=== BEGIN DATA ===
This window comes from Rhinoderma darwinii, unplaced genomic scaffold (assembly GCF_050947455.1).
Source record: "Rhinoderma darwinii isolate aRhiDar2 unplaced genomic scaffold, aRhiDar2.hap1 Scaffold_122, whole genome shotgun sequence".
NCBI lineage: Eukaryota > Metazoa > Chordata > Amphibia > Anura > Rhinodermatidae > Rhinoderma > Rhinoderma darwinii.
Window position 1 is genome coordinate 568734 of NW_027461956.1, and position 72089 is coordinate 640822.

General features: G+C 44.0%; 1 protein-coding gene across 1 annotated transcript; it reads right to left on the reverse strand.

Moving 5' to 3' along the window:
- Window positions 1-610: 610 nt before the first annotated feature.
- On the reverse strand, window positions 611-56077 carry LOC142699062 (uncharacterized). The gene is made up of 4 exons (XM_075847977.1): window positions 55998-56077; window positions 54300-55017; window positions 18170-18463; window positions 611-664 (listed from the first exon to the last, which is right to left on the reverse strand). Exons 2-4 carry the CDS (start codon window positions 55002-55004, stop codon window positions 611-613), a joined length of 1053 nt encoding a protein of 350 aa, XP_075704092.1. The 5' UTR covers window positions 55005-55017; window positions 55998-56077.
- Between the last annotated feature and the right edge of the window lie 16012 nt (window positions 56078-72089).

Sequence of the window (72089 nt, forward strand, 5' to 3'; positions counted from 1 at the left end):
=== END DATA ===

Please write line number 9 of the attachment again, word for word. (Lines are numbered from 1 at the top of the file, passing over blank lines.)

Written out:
- Between the last annotated feature and the right edge of the window lie 16012 nt (window positions 56078-72089).